What Does Steve Nash Have to Prove by Playing This Year?

Steve Nash's unexpected return to the NBA hardwood Friday night was inspirational, uplifting, surprisingly productive...and ultimately puzzling.

Thought to be out for the remainder of the season just days ago—a notion apparently confirmed by Los Angeles Lakers coach Mike D'Antoni—Nash's astonishing appearance should've elicited a collective "Wow" from the basketball world.

It didn't. Instead, the news was received with a different "W" word: why.

Why did the 40-year-old feel it was necessary to drag his broken body out onto this sinking ship? Why would the Lakers, who owe Nash $9.7 million for next season, even give him the option?

"Steve always kept in shape," D'Antoni said after L.A.'s 117-107 loss to the Washington Wizards, via Joe Resnick of The Associated Press. "He wanted to play and he was getting there, so it made sense to go ahead and get him in there."

If the Lakers wanted an all-risk, no-reward outcome, I suppose it made some sense.

Giving Nash those 19 minutes of action didn't keep L.A. from suffering its 46th loss of the season (second-most in the Western Conference). It also didn't impact the point guard's permanent position on the team's injury report:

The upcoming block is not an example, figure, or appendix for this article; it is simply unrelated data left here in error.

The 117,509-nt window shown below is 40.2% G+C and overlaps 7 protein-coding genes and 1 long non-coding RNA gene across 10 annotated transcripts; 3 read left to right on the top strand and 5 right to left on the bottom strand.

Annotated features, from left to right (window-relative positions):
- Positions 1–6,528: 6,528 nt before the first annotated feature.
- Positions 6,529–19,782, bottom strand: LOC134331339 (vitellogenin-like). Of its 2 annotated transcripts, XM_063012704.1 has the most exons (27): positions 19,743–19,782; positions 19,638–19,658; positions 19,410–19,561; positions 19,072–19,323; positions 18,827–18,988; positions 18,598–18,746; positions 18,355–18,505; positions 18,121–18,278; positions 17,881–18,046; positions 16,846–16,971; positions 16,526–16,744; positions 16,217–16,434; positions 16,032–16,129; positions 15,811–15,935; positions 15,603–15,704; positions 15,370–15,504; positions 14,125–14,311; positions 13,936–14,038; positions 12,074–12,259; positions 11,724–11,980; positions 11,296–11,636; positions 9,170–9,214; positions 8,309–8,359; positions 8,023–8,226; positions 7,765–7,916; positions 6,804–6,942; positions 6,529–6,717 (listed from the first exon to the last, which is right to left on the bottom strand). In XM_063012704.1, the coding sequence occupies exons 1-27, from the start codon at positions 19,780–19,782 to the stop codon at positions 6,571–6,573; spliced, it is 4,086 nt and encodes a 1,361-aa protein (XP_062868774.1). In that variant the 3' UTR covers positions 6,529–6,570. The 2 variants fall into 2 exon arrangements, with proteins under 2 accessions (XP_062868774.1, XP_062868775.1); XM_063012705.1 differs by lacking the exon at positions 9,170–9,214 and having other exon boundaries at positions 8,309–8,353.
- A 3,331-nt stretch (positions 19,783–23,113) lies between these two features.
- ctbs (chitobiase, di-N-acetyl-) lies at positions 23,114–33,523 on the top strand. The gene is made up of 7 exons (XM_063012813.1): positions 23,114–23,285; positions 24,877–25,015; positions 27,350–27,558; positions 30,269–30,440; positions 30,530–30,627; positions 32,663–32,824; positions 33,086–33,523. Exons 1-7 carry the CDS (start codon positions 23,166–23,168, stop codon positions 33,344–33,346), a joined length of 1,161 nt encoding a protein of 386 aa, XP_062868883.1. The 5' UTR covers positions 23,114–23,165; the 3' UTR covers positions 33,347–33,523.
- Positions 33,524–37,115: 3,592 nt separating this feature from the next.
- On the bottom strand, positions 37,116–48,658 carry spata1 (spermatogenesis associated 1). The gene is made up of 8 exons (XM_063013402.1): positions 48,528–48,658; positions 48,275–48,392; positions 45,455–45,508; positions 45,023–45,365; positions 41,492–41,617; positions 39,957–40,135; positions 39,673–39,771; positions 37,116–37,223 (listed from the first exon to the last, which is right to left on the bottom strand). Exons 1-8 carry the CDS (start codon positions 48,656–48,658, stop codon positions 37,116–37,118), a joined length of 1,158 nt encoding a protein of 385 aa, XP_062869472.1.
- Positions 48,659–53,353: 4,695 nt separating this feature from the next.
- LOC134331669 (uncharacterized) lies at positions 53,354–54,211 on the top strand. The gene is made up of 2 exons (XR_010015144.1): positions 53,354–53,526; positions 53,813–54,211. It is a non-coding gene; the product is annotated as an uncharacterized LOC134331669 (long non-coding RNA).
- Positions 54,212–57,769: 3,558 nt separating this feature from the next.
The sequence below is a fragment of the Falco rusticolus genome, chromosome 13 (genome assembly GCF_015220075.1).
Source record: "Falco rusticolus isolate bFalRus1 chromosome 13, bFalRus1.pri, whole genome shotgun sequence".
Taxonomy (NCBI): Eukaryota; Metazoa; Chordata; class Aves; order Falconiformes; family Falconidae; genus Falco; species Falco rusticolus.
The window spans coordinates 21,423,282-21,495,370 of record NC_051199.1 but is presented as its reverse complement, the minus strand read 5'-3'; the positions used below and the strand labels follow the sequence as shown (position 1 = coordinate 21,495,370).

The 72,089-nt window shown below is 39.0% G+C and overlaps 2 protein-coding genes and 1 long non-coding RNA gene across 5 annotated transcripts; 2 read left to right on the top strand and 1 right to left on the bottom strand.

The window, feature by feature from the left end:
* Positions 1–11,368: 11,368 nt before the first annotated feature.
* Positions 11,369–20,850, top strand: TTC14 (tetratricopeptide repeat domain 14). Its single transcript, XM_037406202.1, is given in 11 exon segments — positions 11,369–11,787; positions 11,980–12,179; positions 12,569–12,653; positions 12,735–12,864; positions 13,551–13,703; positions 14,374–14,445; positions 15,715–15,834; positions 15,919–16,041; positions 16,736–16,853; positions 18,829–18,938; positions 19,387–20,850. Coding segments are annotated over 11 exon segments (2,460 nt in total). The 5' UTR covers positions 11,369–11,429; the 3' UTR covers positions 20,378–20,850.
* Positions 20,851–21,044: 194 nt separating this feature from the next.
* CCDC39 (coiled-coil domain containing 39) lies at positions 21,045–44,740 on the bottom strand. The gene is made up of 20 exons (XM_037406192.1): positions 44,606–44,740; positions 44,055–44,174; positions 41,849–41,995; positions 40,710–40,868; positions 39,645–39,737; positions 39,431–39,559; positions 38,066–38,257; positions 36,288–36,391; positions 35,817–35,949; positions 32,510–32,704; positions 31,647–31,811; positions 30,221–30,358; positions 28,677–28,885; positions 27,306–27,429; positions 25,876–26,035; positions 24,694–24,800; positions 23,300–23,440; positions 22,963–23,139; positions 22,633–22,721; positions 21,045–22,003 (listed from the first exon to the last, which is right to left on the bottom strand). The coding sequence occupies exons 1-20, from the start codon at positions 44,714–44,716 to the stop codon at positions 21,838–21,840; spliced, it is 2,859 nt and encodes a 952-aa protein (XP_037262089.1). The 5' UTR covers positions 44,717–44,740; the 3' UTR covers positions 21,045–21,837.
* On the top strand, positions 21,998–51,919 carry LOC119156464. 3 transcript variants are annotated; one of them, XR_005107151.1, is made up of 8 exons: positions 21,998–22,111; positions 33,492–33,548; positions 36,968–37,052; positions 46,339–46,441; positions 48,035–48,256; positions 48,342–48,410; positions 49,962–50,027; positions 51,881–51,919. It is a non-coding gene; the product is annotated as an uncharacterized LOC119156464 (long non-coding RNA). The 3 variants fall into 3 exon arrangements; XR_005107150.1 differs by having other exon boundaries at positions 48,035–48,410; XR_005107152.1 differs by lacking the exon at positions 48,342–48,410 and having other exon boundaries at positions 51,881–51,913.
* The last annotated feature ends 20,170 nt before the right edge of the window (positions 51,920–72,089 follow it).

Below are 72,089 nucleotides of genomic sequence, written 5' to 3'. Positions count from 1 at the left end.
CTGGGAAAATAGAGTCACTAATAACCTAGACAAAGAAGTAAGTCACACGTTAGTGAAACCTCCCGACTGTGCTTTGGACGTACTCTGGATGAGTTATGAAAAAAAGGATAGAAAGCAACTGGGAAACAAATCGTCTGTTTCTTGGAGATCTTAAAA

Nor did it move the training staff any closer toward finding an answer to the problem that's cost Nash all but 11 games of the 2013-14 campaign:

Considering it had been more than a month since he saw any activity (he last played on Feb. 11), the future Hall of Famer looked awfully impressive. He tossed out a team-high 11 assists and filled the rest of his stat sheet with five points, four boards and three steals.

Again, the appearance was nothing short of mesmerizing—and potentially hazardous:

The Lakers entered this season with both eyes on the future.

That focus has only been forcibly sharpened. Bet...

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